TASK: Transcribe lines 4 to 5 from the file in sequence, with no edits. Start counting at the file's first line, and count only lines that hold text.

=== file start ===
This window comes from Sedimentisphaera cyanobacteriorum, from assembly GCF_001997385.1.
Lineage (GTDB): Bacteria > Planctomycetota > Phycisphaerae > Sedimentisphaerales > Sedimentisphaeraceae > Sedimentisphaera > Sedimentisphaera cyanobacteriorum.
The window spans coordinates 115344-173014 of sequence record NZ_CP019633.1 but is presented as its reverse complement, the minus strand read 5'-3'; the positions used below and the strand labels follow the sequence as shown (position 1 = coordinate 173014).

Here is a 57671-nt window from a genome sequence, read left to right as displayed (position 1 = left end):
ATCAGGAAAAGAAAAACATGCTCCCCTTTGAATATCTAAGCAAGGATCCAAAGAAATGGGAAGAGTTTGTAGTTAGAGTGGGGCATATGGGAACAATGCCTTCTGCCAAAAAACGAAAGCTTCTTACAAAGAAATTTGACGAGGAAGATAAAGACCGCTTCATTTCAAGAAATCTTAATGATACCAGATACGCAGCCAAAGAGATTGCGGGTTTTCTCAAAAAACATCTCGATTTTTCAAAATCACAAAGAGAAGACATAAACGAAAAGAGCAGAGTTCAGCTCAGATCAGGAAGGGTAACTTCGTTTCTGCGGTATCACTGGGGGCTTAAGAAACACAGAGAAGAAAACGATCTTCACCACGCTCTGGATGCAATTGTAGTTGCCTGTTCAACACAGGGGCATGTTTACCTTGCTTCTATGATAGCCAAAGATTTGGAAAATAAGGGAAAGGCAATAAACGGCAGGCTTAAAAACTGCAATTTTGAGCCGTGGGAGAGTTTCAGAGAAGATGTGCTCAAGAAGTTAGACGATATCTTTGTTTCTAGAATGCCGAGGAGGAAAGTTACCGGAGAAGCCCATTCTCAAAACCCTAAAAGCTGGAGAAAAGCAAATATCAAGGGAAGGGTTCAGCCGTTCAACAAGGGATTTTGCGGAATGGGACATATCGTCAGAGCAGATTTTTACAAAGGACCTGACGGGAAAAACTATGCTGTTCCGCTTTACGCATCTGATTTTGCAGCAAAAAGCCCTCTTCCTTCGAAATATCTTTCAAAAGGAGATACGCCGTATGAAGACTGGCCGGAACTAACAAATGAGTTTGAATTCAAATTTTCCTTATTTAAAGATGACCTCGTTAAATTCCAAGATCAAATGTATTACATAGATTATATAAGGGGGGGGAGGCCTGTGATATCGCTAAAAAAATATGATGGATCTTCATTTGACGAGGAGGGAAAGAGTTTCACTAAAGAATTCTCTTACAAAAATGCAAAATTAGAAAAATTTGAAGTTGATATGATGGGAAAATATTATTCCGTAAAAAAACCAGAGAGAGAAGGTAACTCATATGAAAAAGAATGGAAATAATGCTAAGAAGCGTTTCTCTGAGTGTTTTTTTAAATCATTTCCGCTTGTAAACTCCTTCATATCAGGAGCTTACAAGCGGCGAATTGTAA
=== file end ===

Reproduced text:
Here is a 57671-nt window from a genome sequence, read left to right as displayed (position 1 = left end):
ATCAGGAAAAGAAAAACATGCTCCCCTTTGAATATCTAAGCAAGGATCCAAAGAAATGGGAAGAGTTTGTAGTTAGAGTGGGGCATATGGGAACAATGCCTTCTGCCAAAAAACGAAAGCTTCTTACAAAGAAATTTGACGAGGAAGATAAAGACCGCTTCATTTCAAGAAATCTTAATGATACCAGATACGCAGCCAAAGAGATTGCGGGTTTTCTCAAAAAACATCTCGATTTTTCAAAATCACAAAGAGAAGACATAAACGAAAAGAGCAGAGTTCAGCTCAGATCAGGAAGGGTAACTTCGTTTCTGCGGTATCACTGGGGGCTTAAGAAACACAGAGAAGAAAACGATCTTCACCACGCTCTGGATGCAATTGTAGTTGCCTGTTCAACACAGGGGCATGTTTACCTTGCTTCTATGATAGCCAAAGATTTGGAAAATAAGGGAAAGGCAATAAACGGCAGGCTTAAAAACTGCAATTTTGAGCCGTGGGAGAGTTTCAGAGAAGATGTGCTCAAGAAGTTAGACGATATCTTTGTTTCTAGAATGCCGAGGAGGAAAGTTACCGGAGAAGCCCATTCTCAAAACCCTAAAAGCTGGAGAAAAGCAAATATCAAGGGAAGGGTTCAGCCGTTCAACAAGGGATTTTGCGGAATGGGACATATCGTCAGAGCAGATTTTTACAAAGGACCTGACGGGAAAAACTATGCTGTTCCGCTTTACGCATCTGATTTTGCAGCAAAAAGCCCTCTTCCTTCGAAATATCTTTCAAAAGGAGATACGCCGTATGAAGACTGGCCGGAACTAACAAATGAGTTTGAATTCAAATTTTCCTTATTTAAAGATGACCTCGTTAAATTCCAAGATCAAATGTATTACATAGATTATATAAGGGGGGGGAGGCCTGTGATATCGCTAAAAAAATATGATGGATCTTCATTTGACGAGGAGGGAAAGAGTTTCACTAAAGAATTCTCTTACAAAAATGCAAAATTAGAAAAATTTGAAGTTGATATGATGGGAAAATATTATTCCGTAAAAAAACCAGAGAGAGAAGGTAACTCATATGAAAAAGAATGGAAATAATGCTAAGAAGCGTTTCTCTGAGTGTTTTTTTAAATCATTTCCGCTTGTAAACTCCTTCATATCAGGAGCTTACAAGCGGCGAATTGTAA